So Damn Lucky by Deborah Coonts is the third installment in the Lucky O’Toole series. I have read and reviewed both Wanna Get Lucky? and Lucky Stiff, and I’ve been having a fun time with these characters. I love the Vegas setting and all the background information on the city, and I also love reading a good mystery. In this book, Lucky is dealing with a group of magicians that may be intent on murder, her mother drops a bombshell, and her live-in lover is off touring the world with a gorgeous pop star. Lucky is trying to hold down the fort at The Babylon and keep a handle on her personal life. The interest of two other men isn’t helping matters either – former co-worker Paxton Dane is still waiting for his chance, and now the French chef is also trying to wine and dine Lucky. Always the one to fix the problems, Lucky wonders if she will be able to fix her own…
I enjoyed this Lucky book, but I don’t think it was my favorite of the three. That still belongs to Lucky Stiff, but I did like the story. The books are all thick but fast-paced and outrageous. I love a good chick lit mystery novel, and that would be how I classify these books from Coonts. I was a little disappointed to see who Lucky ended up with at the end of the novel. No spoilers, but after reading the previous two books about her, I really didn’t see coming who she had chosen. The supporting cast are all back and being their usual selves, and I think they really add a lot of depth to the plot. I hope there is a fourth Lucky book so I can see her end up with the man who I think she belongs with! I definitely recommend this series.
More Lucky Reviews:
Tips for Writers, Sort Of
By Deborah Coonts,
Author of Lucky Stiff
Let’s get this out right up front — I have an authority issue. Rules and me, we mix about as well as fire and gasoline. So, if someone tells me how to do something, odds are, I’m not going to follow that path. The results are usually either brilliant or disastrous. I am very familiar with the latter, but not so much with the former. But at least I did it my way (yes, I feel a song coming on). After trying many professions (some had no appreciation for independent thinkers, imagine that), I finally landed on writing — primarily because, as you might have suspected, I am eminently unemployable. Curiously enough, I’ve discovered that writing is what I should have done all along.
You see, I’ve always loved stories. But, I wasn’t born a writer fully formed. I know you find that hard to believe, but it’s the truth — although I make stuff up for a living, I never lie. Anyway, when I started writing I was as clueless as a politician with a camera phone and a Twitter account. So, I did what everyone else would do — I just sat in a chair and typed “Chapter One.” Then . . . nothing. I had no idea how to tackle something as intimidating as a novel.
So, I baled and hit the Internet. Curiously enough, I found some “rules” for writing a novel. The first one was “write what you know.” Well, letsee, I was a single parent, frazzled and over-worked tax lawyer, living in a very conservative and snobbish small city in Colorado. Hmmm, didn’t sound like good fodder for a bestseller.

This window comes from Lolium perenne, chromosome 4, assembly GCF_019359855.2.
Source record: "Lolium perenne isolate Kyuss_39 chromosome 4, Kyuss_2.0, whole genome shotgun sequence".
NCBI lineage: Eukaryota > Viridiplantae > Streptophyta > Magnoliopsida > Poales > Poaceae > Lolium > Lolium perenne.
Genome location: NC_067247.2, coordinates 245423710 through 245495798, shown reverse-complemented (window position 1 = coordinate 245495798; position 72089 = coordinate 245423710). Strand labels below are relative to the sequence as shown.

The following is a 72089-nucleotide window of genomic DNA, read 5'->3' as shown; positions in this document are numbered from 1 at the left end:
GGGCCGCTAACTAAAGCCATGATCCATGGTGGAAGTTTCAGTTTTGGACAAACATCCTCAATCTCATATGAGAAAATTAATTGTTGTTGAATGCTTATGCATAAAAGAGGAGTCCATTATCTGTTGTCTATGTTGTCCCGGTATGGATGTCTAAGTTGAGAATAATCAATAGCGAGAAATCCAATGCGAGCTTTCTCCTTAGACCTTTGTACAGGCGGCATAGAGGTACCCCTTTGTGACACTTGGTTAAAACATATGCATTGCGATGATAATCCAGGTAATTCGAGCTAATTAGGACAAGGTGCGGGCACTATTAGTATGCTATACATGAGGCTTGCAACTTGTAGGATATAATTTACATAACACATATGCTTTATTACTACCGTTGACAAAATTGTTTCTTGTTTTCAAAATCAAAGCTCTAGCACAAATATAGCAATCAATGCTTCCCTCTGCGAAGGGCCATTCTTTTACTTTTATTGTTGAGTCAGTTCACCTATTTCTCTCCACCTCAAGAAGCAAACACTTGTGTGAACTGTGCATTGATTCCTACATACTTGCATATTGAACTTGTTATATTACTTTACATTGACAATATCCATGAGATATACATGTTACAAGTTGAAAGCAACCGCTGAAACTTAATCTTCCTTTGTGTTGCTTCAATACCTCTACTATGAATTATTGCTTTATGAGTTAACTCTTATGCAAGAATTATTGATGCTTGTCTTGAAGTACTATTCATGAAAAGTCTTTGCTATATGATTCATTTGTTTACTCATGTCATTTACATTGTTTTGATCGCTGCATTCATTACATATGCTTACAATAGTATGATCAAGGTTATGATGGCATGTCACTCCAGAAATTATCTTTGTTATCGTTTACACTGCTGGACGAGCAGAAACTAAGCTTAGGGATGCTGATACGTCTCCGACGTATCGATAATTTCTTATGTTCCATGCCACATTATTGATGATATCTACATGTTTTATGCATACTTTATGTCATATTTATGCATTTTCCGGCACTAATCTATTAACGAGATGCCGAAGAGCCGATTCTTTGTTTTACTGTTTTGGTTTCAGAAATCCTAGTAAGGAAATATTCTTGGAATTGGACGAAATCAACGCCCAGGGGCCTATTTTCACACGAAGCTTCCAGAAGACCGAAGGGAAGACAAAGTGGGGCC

The next rule was “write what you read.” I loved romantic suspense. Maybe I could be Sandra Brown — or at least have her wardrobe? This at least got me scribbling madly. But, alas, I was not Sandra Brown. I wasn’t even a marginal romantic suspense writer. Darn.
Okay, next “rule:” Write what you can imagine. Much better. So, I imagined an overworked young woman who was Head of Customer Relations at a large Vegas Strip hotel with a former hooker as a mother, an absent father, and Vegas’s foremost Female Impersonator as a best friend. This story I could write! And it became Wanna Get Lucky?, my first published novel.
Along the way, I’ve developed my own set of “rules” for writing a novel — truisms all learned the hard way.
RULE ONE: GET DIVORCED, QUIT YOUR JOB, SELL YOUR KIDS
(I warn you, a slightly used teenager will bring nothing on the open market. Ditto the slightly used husband.) Writing is an all-consuming passion, an exacting taskmaster. If you don’t understand that last sentence, pick another form of self-flagellation other than writing — there are many, or so I’m told.
RULE TWO: LEARN THE BASICS
Writing is an art form. Asking someone to teach you how to write is akin to asking Picasso to teach you how to paint. He can teach you the basics of color, composition, media and whatever, but the expression — the part that makes it art — is up to you. The same goes for writing. Learn the basics of sentence structure, active voice versus passive, showing not telling, and the particular narrative nuances of your chosen genre, then quit taking lessons. Find your uniqueness and let it flow.
RULE THREE: KILL YOUR EDITOR (no, no, not that one! I’m referring to the INTERNAL one!)
Self-editing as you write will kill your story. The goal of the first draft is to get words on the page — as many words as you think might be helpful. Trust me, it is MUCH easier to take words out than it is to add more later. I don’t know why that is, but it is.
And that voice in your head that says you can’t do this, that you can never write a complete novel, much less a good one? Strangle that little SOB right now, BEFORE you begin. You will thank me later. Actually, I prefer donations in lieu of gratitude.
RULE FOUR: NEVER TRUST YOUR FAMILY AND FRIENDS
Even if you don’t owe them money, your family and friends will all tell you that your novel is wonderful. Don’t trust them. Find a group of writers — published or not, but make sure they know what they are talking about and their motives are pure — share your pages. You read theirs, they read yours, then you CONSTRUCTIVELY offer and receive unbiased opinions. This can be a goldmine. It can also be a very negative experience, so choose who you listen to wisely.